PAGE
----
Trust in pastors fell for the third straight year and reached an all-time low of 34%, according to the latest Gallup survey.
By Aaron Earls
As fewer Americans interact with pastors on a regular basis, fewer say they trust clergy overall.
Trust in pastors fell for the third straight year and reached an all-time low. Around 1 in 3 Americans (34%) rate the honesty and ethical standards of clergy as high or very high, according to the latest Gallup survey.Around 1 in 3 Americans (34%) rate the honesty and ethical standards of clergy as high or very high, a historic low in Gallup's annual survey. Click To Tweet
Downward trends in church attendance accelerated during the COVID-19 pandemic. With more Americans staying home each Sunday, fewer personally know a local church pastor. The lack of individual knowledge means more people associate pastors as a whole with the scandals surrounding individual church leaders.
The 34% who believe pastors have high ethical standards marks a two-point drop from the previous historic low last year of 36%.
Declining trust in pastors
Previously, Americans said pastors had a high or very high ethical standard and level of honesty, reaching 67% in 1985. After a decade of decline, Americans’ views of pastors rebounded through the 1990s and reached 64% in 2001 in the aftermath of the 9/11 attacks. Since then, however, the downward trajectory has only slowed briefly amid sexual abuse scandals that were first exposed in the Roman Catholic Church and have since been revealed among other denominations and groups.Trust in pastors has fallen 30 points since 2001. A majority of Americans last had a high view of pastors’ honesty in 2012, according to Gallup. Click To Tweet
Trust in pastors has fallen 30 points since 2001. A majority of Americans last had a high view of pastors’ honesty in 2012. In 2018, for the first time, fewer than 40% highly rated pastors’ ethical standards and honesty. After a brief rebound in 2019, fewer than 2 in 5 Americans have given pastors the highest rating in the past three years.
Currently, slightly less than half of Americans (45%) say pastors have average levels of honesty, down three points from last year. Around 1 in 6 (17%) believe pastors have low or very ethical standards, a three-point jump over last year.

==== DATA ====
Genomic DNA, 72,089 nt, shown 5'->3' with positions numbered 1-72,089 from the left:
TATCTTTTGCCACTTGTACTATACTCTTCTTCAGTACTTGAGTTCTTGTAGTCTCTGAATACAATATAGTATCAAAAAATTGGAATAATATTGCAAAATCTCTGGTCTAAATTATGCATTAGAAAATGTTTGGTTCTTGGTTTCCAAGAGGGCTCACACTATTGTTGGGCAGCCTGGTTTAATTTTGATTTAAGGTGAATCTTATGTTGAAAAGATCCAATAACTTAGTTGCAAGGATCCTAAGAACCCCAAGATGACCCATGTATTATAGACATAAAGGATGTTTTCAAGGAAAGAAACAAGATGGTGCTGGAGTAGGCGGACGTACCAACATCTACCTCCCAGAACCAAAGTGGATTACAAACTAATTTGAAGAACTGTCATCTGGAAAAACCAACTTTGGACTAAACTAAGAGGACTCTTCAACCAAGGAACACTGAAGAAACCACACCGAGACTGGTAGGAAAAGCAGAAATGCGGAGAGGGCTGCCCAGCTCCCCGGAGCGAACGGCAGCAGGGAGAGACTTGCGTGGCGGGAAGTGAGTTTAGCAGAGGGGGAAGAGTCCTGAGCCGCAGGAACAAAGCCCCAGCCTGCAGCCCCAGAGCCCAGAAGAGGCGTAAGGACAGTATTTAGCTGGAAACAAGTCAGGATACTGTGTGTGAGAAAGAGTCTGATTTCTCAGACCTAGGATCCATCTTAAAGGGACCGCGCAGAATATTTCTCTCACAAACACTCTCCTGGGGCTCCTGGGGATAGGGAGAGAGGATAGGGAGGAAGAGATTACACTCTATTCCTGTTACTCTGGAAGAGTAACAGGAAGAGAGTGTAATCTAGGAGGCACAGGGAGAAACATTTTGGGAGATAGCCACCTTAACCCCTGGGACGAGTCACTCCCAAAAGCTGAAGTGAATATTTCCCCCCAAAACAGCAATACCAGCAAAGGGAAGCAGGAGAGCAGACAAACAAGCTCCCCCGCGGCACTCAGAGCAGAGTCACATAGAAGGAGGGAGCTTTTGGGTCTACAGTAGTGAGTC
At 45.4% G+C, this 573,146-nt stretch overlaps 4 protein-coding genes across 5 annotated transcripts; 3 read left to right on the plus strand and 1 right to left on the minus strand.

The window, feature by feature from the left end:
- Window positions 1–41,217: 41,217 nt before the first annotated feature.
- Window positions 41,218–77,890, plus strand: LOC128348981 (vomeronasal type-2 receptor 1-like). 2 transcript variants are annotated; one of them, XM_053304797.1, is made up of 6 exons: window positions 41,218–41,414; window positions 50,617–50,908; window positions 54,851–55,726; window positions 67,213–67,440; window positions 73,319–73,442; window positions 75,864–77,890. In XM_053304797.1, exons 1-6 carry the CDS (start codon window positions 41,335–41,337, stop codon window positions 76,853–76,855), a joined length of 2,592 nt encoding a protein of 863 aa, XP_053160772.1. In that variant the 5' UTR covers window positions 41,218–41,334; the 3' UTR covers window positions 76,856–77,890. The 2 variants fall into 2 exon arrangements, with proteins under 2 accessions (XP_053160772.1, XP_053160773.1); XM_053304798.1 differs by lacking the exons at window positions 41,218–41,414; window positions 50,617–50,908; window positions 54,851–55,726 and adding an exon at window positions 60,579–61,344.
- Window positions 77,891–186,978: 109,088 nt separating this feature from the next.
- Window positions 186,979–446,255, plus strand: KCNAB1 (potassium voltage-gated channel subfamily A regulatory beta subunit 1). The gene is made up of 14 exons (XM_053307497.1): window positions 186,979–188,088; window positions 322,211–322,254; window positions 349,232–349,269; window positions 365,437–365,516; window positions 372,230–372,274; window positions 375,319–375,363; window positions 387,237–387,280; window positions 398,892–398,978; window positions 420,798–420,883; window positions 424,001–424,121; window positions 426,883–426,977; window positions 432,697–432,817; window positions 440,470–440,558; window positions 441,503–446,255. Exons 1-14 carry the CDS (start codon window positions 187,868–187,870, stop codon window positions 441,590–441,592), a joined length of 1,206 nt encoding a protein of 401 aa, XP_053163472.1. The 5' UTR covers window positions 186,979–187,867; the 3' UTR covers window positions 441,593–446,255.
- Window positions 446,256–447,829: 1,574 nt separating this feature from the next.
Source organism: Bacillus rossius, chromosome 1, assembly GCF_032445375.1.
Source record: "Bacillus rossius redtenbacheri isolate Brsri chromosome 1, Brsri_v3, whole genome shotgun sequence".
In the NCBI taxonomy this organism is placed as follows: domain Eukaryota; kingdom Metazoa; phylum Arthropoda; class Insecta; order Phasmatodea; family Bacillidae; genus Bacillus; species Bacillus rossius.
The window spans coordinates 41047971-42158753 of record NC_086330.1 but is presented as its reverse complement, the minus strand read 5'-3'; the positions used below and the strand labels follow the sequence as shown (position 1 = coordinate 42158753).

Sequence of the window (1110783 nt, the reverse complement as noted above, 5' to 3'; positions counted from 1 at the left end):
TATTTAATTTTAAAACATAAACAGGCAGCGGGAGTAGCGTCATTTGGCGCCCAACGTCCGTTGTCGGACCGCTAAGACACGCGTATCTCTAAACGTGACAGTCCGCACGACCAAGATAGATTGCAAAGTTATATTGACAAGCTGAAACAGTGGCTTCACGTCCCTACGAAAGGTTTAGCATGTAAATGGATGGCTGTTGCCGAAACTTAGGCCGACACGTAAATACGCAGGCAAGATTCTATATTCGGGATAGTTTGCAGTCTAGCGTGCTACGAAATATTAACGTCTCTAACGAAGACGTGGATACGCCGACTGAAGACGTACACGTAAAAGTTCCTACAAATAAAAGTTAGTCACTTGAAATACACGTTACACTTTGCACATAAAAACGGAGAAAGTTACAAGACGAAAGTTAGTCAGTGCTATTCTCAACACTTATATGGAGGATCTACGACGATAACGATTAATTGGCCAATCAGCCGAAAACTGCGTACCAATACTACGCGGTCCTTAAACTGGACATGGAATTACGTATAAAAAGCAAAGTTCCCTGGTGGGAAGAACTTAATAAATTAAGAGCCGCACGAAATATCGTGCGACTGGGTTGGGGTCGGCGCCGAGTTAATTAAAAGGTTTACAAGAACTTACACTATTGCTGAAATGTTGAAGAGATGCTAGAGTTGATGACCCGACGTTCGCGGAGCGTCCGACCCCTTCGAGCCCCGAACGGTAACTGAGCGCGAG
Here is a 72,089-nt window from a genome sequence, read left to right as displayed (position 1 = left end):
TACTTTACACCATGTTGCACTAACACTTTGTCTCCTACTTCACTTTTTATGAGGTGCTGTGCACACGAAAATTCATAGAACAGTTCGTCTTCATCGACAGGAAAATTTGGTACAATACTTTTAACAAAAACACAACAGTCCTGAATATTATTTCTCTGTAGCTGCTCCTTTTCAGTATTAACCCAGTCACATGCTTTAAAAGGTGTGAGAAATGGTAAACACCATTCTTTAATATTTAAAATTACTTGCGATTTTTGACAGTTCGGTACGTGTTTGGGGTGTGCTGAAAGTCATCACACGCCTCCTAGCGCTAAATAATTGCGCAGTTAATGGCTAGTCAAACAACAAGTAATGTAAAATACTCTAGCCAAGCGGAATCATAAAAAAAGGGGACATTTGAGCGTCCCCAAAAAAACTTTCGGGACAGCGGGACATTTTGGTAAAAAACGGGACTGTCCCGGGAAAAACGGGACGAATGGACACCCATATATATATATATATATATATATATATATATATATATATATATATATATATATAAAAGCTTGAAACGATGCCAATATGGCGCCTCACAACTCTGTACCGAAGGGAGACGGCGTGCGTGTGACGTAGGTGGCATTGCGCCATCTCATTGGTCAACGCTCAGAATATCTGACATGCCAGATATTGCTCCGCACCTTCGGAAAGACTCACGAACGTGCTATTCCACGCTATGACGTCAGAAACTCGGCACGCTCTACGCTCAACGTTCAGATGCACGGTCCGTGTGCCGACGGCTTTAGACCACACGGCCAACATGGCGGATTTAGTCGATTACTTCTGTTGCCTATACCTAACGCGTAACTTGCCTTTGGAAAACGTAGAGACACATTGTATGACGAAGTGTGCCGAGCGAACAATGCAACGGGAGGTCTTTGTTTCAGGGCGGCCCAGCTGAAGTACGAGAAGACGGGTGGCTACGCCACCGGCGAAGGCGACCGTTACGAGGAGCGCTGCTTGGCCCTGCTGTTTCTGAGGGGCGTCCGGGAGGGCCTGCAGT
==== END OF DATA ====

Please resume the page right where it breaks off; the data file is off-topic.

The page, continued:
Signals of trust
Adults under 35 are just as likely to say pastors have low or very low honesty (21%) as they are to say pastors have high or very high levels (20%). The older an American is the more likely they are to be more trusting of pastors. While 20% of young adults believe pastors have high levels of honesty, 30% of 35- to 54-year-olds and 46% of those 55 and older agree.
The more formal education a person has the more likely they are to trust pastors. Around 1 in 5 of those who are high school graduates or less (21%) believe pastors have high or very high ethical standards. Among those with some college, 38% trust pastors, while 43% of college graduates say the same.
Politically speaking, conservatives (38%) and moderates (40%) are more likely than liberals (24%) to believe pastors have high or very high honesty. Republicans (41%) are more likely than Democrats (34%) and independents (31%) to say they trust clergy.
Overall, pastors rank eighth among the 18 professions Gallup asked about in their survey. Clergy trail nurses (79%), medical doctors (62%), pharmacists (58%), high school teachers (53%), police officers (50%), accountants (41%), and judges (39%).
Professions Americans are less likely to trust than pastors include bankers (26%), real estate agents (24%), journalists (23%), lawyers (21%), car salespeople (11%), members of Congress (9%), and telemarketers (6%).
For permission to republish this article, please email Marissa Postell Sullivan.
Aaron is the senior writer at Lifeway Research.